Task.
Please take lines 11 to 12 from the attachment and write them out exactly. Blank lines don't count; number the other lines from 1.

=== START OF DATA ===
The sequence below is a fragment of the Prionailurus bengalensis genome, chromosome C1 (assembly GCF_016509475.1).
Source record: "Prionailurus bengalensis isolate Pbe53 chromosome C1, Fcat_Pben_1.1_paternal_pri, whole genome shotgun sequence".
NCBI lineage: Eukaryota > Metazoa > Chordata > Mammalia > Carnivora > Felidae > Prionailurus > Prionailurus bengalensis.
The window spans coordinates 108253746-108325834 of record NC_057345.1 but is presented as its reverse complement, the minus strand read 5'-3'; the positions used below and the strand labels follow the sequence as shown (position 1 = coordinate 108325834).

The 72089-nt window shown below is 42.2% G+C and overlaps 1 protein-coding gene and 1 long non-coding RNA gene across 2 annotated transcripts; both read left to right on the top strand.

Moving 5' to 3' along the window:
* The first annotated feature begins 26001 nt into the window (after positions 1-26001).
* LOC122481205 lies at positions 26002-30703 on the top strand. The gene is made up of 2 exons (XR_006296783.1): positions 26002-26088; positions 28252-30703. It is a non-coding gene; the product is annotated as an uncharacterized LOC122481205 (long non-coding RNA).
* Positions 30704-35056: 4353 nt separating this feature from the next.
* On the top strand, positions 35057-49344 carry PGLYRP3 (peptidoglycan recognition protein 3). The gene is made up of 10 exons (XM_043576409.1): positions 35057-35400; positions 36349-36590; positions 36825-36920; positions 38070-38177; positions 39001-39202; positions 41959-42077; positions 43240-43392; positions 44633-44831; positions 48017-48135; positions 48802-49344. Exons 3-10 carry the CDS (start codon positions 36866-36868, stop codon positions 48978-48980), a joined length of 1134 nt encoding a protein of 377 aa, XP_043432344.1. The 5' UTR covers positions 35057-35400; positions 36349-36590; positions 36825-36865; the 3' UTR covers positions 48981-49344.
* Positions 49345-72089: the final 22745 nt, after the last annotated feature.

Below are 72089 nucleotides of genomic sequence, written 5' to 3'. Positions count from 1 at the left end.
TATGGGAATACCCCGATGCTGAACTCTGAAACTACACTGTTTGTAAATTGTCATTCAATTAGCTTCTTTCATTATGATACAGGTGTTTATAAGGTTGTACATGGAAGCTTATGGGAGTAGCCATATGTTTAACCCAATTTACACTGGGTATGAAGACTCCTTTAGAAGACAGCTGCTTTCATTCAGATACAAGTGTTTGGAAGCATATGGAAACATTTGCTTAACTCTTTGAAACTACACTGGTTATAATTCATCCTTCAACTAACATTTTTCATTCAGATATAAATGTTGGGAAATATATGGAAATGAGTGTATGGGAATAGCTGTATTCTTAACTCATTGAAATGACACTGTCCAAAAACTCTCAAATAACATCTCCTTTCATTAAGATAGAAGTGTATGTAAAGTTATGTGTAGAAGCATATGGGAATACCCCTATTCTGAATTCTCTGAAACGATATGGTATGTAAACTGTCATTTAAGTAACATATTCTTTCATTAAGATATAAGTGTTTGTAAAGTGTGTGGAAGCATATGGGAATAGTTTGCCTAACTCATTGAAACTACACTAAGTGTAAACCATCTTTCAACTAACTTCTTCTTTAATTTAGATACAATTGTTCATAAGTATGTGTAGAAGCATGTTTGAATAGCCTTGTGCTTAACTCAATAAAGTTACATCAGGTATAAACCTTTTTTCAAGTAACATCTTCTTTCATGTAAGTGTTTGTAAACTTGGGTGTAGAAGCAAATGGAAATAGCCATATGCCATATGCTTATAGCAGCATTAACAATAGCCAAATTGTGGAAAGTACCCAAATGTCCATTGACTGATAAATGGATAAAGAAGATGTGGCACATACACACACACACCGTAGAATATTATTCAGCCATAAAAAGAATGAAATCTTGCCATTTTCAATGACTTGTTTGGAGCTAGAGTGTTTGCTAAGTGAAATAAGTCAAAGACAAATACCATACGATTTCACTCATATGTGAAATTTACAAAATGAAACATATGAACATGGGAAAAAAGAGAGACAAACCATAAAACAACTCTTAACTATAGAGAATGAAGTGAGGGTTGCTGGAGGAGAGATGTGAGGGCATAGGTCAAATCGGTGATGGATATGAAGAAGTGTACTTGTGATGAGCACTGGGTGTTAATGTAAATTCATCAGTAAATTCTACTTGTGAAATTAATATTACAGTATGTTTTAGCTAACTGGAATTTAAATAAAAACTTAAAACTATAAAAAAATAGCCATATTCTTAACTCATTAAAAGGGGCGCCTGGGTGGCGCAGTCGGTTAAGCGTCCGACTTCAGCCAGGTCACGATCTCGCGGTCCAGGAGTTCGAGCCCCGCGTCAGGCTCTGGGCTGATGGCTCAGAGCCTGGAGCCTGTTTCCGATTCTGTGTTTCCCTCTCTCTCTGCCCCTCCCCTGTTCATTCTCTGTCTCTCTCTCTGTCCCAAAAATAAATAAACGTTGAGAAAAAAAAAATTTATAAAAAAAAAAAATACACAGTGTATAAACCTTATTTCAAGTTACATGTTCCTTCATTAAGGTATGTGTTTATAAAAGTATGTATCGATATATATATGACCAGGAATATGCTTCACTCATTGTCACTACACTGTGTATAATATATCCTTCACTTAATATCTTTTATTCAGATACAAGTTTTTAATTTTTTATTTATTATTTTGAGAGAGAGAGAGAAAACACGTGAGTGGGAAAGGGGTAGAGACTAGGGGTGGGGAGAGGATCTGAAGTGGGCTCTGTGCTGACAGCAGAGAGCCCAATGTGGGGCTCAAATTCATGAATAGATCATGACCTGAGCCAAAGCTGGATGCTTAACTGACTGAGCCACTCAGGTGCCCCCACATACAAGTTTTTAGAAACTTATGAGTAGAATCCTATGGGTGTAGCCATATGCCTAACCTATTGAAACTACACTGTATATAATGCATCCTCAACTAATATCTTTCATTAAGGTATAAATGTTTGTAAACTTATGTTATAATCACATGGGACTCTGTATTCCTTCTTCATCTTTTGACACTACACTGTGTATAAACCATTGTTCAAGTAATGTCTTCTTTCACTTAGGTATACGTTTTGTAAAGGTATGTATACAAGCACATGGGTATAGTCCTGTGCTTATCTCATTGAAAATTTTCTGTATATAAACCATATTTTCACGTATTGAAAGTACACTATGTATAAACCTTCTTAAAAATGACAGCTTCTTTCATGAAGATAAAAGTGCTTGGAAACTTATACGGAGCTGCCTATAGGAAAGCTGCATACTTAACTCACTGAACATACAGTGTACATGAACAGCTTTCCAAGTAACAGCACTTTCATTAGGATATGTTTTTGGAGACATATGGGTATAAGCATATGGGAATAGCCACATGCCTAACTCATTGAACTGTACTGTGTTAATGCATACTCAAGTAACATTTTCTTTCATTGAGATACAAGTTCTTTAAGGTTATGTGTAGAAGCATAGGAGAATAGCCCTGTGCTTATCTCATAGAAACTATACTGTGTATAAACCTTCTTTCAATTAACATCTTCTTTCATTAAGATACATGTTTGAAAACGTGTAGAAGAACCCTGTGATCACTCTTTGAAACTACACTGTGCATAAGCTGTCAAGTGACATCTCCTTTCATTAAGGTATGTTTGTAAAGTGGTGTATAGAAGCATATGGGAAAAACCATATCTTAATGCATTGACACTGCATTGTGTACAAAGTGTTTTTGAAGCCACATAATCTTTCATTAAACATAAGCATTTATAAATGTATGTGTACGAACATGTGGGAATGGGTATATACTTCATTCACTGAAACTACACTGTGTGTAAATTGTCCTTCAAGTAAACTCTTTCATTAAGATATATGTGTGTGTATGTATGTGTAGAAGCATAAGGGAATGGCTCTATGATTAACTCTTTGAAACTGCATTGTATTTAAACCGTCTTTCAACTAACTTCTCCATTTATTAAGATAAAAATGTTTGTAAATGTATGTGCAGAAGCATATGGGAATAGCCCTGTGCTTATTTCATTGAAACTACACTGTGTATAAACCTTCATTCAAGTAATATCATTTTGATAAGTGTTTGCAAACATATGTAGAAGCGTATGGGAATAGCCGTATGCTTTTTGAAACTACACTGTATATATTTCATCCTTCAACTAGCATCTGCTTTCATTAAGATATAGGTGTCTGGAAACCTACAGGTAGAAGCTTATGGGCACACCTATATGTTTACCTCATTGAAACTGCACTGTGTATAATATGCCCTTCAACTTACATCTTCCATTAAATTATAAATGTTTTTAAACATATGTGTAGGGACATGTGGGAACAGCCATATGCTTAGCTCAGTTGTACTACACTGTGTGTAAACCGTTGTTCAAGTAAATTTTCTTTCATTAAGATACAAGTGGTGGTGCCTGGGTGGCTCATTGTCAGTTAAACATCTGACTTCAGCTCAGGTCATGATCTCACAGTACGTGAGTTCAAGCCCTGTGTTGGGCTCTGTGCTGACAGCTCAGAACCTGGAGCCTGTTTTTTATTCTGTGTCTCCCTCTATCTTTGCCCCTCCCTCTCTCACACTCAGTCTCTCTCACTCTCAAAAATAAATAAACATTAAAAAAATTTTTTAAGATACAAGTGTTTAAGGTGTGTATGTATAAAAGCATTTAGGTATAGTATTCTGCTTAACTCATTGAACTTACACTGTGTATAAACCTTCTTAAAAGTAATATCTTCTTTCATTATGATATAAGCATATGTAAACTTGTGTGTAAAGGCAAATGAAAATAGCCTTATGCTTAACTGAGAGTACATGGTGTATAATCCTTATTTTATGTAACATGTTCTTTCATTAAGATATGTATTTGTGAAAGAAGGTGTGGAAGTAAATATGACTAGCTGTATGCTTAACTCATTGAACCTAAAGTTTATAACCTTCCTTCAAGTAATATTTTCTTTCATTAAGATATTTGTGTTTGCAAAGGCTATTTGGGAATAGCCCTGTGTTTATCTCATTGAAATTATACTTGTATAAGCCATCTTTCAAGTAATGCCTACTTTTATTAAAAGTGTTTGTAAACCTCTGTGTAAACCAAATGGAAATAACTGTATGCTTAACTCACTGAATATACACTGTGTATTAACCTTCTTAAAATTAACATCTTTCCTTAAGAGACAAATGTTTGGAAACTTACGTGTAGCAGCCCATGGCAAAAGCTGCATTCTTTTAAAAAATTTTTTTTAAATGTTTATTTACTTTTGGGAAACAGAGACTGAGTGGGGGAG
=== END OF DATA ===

* Positions 49345-72089: the final 22745 nt, after the last annotated feature.

Below are 72089 nucleotides of genomic sequence, written 5' to 3'. Positions count from 1 at the left end.